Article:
What has changed since February 2016?
- The global economic growth trajectory and shape of recovery is unknown as the COVID-19 pandemic is not over.
- Due to COVID-19 central banks have injected over US$ 5 trillion of monetary and fiscal stimulus to prevent a large-scale global depression. The immediate consequence is deflationary, but it is fair to be concerned that inflation can be a medium-to-long term implication as many countries may decide to move manufacturing back into home countries, which will increase production costs. A continued flood of fiscal stimulus/relief packages can also lead to higher global inflation.
- Developed market central bank balance sheets have quadrupled in debt over the last 12 years and one way in which a country can decrease its debt is via a weaker currency. Who can have confidence in any currency when country debt matrices are at historic highs across the world? Gold serves as a an ‘alternative currency’.
- Developed market central banks will have to keep interest rates lower for even longer to prevent a large-scale bond sell-off and further economic decay.
- The technical indicators are also bullish for Gold bullion
- All of these factors are in favor of holding Gold Bullion and Gold Equities. Gold Bullion has returned 9.89% p.a. in US Dollar terms since 2 February 2016. The S&P 500 has returned an amazing 11.49% p.a. over the same period. For SA Investors these numbers change in ZAR to 14.14% p.a. for Gold Bullion and 15.80% for the S&P 500 over the same period. The Old Mutual Gold Fund has returned 24.3% in ZAR terms over this period.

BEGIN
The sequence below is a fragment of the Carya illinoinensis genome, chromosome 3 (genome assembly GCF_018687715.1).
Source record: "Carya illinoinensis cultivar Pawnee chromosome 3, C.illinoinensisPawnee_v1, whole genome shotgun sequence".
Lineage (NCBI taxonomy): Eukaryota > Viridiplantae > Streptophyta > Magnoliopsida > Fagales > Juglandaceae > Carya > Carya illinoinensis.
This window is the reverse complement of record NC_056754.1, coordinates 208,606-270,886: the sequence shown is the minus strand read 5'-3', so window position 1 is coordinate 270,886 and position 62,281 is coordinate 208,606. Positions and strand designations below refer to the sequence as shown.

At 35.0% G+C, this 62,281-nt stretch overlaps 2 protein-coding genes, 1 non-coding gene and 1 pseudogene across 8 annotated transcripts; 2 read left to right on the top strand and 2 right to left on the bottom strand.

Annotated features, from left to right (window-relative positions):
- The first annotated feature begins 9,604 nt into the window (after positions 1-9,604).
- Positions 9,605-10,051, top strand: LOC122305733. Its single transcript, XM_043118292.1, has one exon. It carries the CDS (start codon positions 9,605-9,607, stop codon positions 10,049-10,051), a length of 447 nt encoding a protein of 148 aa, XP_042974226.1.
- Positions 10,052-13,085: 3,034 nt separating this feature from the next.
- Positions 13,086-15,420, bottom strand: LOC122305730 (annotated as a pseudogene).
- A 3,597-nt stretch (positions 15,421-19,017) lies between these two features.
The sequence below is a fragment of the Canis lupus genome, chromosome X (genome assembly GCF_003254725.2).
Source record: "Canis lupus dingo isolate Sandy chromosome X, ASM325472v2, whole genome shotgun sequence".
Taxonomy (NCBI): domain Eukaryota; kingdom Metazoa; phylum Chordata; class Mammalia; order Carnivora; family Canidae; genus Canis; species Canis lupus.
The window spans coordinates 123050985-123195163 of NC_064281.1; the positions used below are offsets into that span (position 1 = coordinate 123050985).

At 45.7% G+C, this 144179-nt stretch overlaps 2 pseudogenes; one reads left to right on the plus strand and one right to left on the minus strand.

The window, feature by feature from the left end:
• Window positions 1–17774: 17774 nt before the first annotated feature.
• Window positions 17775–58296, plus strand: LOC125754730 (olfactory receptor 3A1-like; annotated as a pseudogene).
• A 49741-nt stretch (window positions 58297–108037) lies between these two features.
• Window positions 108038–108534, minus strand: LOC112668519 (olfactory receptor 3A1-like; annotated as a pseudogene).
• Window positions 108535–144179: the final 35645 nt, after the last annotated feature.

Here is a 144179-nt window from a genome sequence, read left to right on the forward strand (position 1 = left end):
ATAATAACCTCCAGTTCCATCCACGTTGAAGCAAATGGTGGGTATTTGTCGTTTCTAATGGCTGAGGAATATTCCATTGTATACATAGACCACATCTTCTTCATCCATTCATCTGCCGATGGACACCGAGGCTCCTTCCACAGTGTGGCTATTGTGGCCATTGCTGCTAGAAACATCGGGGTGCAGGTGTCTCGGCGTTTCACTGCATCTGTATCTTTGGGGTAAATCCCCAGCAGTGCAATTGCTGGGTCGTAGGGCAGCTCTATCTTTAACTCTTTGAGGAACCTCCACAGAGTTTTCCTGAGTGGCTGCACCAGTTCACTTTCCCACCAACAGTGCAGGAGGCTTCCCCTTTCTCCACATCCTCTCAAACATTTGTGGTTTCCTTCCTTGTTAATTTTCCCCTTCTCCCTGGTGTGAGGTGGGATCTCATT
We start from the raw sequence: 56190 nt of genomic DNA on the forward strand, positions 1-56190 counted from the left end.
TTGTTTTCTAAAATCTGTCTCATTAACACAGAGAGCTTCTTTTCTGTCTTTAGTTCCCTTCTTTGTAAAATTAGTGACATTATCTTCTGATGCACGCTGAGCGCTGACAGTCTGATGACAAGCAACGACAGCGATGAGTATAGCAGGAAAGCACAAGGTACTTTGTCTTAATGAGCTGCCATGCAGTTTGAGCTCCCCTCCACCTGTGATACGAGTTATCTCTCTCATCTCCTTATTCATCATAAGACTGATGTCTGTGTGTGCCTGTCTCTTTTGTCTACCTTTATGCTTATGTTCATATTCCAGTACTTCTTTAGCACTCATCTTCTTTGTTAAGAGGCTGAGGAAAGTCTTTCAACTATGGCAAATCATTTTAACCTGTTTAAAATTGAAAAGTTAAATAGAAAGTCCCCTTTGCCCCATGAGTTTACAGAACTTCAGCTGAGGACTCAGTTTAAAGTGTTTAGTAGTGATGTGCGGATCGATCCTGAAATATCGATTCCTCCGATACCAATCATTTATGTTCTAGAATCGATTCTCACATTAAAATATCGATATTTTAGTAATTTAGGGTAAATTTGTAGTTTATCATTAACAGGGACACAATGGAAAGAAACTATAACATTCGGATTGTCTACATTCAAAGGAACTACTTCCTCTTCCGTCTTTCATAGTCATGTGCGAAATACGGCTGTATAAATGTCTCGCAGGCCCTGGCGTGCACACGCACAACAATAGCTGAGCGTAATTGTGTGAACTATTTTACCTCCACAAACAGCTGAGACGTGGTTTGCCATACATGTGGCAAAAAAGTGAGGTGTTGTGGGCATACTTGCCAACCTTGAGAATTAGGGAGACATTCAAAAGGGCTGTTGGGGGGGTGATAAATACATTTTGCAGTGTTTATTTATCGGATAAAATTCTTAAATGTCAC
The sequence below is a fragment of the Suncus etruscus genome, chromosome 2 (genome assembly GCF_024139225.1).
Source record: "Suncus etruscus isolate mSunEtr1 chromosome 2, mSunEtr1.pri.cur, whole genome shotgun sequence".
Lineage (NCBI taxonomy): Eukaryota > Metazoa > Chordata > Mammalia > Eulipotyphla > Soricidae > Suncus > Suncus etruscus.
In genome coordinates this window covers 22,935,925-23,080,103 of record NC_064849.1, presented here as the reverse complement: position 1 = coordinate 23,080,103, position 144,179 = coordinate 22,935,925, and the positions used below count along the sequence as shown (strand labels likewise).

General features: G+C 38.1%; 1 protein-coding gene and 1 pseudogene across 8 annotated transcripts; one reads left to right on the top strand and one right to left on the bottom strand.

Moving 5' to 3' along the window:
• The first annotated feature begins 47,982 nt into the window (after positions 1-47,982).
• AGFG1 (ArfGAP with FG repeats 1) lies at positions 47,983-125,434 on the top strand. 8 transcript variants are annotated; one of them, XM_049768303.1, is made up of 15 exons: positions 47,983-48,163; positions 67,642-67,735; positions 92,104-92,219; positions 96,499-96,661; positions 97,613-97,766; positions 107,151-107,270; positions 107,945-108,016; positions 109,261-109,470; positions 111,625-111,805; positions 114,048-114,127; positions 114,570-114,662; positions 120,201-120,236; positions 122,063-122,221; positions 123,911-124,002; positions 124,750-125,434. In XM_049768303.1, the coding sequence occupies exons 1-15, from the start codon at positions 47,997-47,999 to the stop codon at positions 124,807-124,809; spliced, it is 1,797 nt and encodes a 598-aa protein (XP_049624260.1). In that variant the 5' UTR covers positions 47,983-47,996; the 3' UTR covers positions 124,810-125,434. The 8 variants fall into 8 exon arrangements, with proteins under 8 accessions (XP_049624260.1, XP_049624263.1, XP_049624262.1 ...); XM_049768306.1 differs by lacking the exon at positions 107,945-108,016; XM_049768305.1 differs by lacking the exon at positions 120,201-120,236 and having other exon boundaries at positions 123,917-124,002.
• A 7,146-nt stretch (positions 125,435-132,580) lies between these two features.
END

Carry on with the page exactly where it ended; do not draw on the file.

It’s time to handle our Gold holdings with kid gloves
We are becoming more cautious in terms of our Gold ETF and Gold Mining exposure in our SA solutions. Why is that?
- SA Gold Miners are now trading at much higher levels and are expensive relative to other EM shares. According to Bloomberg consensus, the current 12 month forward PE ratio for SA Gold Stocks is trading at 12.2 and the historic PE is 35.3. The current historic price-to-book ratio is 3.83 and 12 month forward price-to-book ratio is 2.44. This appears to be expensive for these businesses which have a high dependence on the spot Gold price to remain profitable. When comparing this to the JSE ALSI excluding IT (i.e. Naspers and Prosus) it is expensive. The ALSI ex IT is trading at a historic PE of 12.7 and 12 month forward PE of 9.3. The current historic price -to-book ratio of the ALSI ex IT is 1.36 and 12 month forward price-to-book ratio is 0.77 (i.e. a 23% discount to book value if consensus views are accurate).